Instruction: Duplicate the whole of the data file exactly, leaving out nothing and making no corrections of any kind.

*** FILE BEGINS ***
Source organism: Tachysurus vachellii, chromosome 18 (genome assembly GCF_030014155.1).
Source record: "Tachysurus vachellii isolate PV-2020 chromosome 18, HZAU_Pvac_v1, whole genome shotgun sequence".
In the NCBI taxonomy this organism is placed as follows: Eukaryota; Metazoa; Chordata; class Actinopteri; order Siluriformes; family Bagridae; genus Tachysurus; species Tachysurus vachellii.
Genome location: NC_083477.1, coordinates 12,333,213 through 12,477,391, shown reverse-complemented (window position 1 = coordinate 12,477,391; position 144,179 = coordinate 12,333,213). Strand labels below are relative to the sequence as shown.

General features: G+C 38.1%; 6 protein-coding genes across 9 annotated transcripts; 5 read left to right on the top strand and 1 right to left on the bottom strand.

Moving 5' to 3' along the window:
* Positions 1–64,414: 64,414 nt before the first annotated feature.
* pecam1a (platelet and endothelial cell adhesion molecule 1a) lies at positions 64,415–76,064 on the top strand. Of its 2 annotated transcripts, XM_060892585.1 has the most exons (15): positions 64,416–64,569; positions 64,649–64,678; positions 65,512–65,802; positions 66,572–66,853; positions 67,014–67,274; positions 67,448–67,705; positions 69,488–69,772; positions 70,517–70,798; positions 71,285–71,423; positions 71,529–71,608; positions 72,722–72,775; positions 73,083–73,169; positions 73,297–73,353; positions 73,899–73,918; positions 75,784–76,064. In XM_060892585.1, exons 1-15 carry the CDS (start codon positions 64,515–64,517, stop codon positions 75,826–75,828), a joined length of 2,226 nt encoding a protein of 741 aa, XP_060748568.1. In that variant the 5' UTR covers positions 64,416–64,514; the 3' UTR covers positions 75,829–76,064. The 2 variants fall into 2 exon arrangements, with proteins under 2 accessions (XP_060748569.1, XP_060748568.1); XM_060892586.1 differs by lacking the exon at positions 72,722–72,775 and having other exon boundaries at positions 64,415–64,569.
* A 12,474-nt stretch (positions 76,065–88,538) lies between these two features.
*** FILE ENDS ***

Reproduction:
Source organism: Tachysurus vachellii, chromosome 18 (genome assembly GCF_030014155.1).
Source record: "Tachysurus vachellii isolate PV-2020 chromosome 18, HZAU_Pvac_v1, whole genome shotgun sequence".
In the NCBI taxonomy this organism is placed as follows: Eukaryota; Metazoa; Chordata; class Actinopteri; order Siluriformes; family Bagridae; genus Tachysurus; species Tachysurus vachellii.
Genome location: NC_083477.1, coordinates 12,333,213 through 12,477,391, shown reverse-complemented (window position 1 = coordinate 12,477,391; position 144,179 = coordinate 12,333,213). Strand labels below are relative to the sequence as shown.

General features: G+C 38.1%; 6 protein-coding genes across 9 annotated transcripts; 5 read left to right on the top strand and 1 right to left on the bottom strand.

Moving 5' to 3' along the window:
* Positions 1–64,414: 64,414 nt before the first annotated feature.
* pecam1a (platelet and endothelial cell adhesion molecule 1a) lies at positions 64,415–76,064 on the top strand. Of its 2 annotated transcripts, XM_060892585.1 has the most exons (15): positions 64,416–64,569; positions 64,649–64,678; positions 65,512–65,802; positions 66,572–66,853; positions 67,014–67,274; positions 67,448–67,705; positions 69,488–69,772; positions 70,517–70,798; positions 71,285–71,423; positions 71,529–71,608; positions 72,722–72,775; positions 73,083–73,169; positions 73,297–73,353; positions 73,899–73,918; positions 75,784–76,064. In XM_060892585.1, exons 1-15 carry the CDS (start codon positions 64,515–64,517, stop codon positions 75,826–75,828), a joined length of 2,226 nt encoding a protein of 741 aa, XP_060748568.1. In that variant the 5' UTR covers positions 64,416–64,514; the 3' UTR covers positions 75,829–76,064. The 2 variants fall into 2 exon arrangements, with proteins under 2 accessions (XP_060748569.1, XP_060748568.1); XM_060892586.1 differs by lacking the exon at positions 72,722–72,775 and having other exon boundaries at positions 64,415–64,569.
* A 12,474-nt stretch (positions 76,065–88,538) lies between these two features.